Digital Preservation in a Box, for those who may be unfamiliar, is a compilation of resources from many different organizations, all available in one virtual place. It’s been around for a little over a year. To give a brief background, the Box was produced by the National Digital Stewardship Alliance , specifically the Outreach working group, so this was, and is, very much a collaborative effort with our partners in this group. The initial aim was to consolidate many resources into one convenient place, providing access to basic information geared towards library professionals and educators.
So, what are some specific uses for Digital Preservation in a Box? Here are four possibilities:
- You are taking a digital curation course in library school and you need to find lots of resources to help with your project or research. (The Digital Preservation 101 section is a good place to start).
- You work in a library, museum or other cultural institution and you have been tasked with starting a digital preservation effort. (Again, see Digital Preservation 101)
- You are teaching a college course which includes digital preservation as a component and you are looking for classroom resources. (See the Resources for Educators, and the story below about Dr. Jane Zhang of Catholic University)
- You are preparing a presentation on the value of digital preservation. According to Butch Lazorchak, co-chair of the NDSA outreach working group, “The Box provides a ready-to-use set of resources that help make it easy to talk about digital stewardship.”
These are just a few ways in which Digital Preservation in a Box could be of use.
At this year’s Digital Preservation 2013 conference, I had a chance to present our NDSA poster on this resource. A lively poster session it was, too – there was a steady stream of attendees who came by to talk about it. During these conversations, I was pleased to hear one of two things: either people had used it over the past year and liked it, or, they didn’t know about it, but now they want to use it! If any of you have just started using this resource, we’d love to hear from you about your experience.
The Box content is organized into some basic sections, each containing links to a variety of resources:
Digital Preservation 101 – contains a wide range of information, with links to tutorials, videos, blogs, to help provide some basic context. It also includes an overall definition of digital preservation: “the series of managed activities necessary to ensure meaningful continued access, for as long as it is required, to digital objects and materials.”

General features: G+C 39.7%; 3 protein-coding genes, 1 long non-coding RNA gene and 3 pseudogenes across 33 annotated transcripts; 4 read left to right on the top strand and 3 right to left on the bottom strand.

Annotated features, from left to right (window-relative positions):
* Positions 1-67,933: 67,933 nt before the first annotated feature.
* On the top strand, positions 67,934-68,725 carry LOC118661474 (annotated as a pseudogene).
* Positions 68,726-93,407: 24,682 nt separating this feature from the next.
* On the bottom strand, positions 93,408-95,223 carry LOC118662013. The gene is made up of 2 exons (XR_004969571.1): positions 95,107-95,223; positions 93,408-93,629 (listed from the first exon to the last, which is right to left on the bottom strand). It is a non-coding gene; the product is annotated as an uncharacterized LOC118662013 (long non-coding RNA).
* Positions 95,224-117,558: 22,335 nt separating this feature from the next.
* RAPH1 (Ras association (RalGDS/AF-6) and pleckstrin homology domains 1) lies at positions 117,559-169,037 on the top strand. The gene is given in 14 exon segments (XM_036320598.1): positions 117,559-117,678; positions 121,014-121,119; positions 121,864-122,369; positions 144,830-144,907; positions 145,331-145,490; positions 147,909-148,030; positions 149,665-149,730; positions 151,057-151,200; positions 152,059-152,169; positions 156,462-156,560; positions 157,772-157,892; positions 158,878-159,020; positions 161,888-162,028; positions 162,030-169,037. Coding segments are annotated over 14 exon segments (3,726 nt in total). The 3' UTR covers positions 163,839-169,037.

Preservation by Format – includes links to suggested approaches for preserving photographs, audio, video, email, documents, and websites. Much of this is focused on smaller, personal collections.
Digital Storage, Cloud computing and Personal Backup – includes links to basic information on cloud storage and other backup options, as well as a timeline history of digital storage.
Resources for Educators – provides curriculum guidance, lesson plans and teaching materials relating to digital preservation and use of the Box materials. The class syllabi alone provide a good overview of the digital preservation process, complete with useful reading lists.
As an example of using the Box as an educational tool, Dr. Jane Zhang, Assistant Professor in the Department of Library and Information Science at Catholic University of America (and member of the NDSA outreach working group), created a project for her Digital Curation course that included work with the Box. The students utilized the box materials, suggested additional resources, and presented a public workshop. The experience was described first hand in a previous blog post by one of the participating students.
In addition to the above, the Box also includes other sections for glossaries, lists of tools, marketing and outreach, event guidance and basic digitization.
We have noticed some recent mentions of the Box – it’s showing up on some good resource lists, such as this one and this one, and it’s use was also mentioned in a recent blog post. Feel free to add the Box to any of your own digital preservation or library resource lists.
And this is no static “Box” – we are adding new resources as they become available, and the aim is to continue adding and updating the information to be as current and useful as possible. Have a suggestion for any additions? Want to tell us about how you have used this resource? Let us know in the comment section below.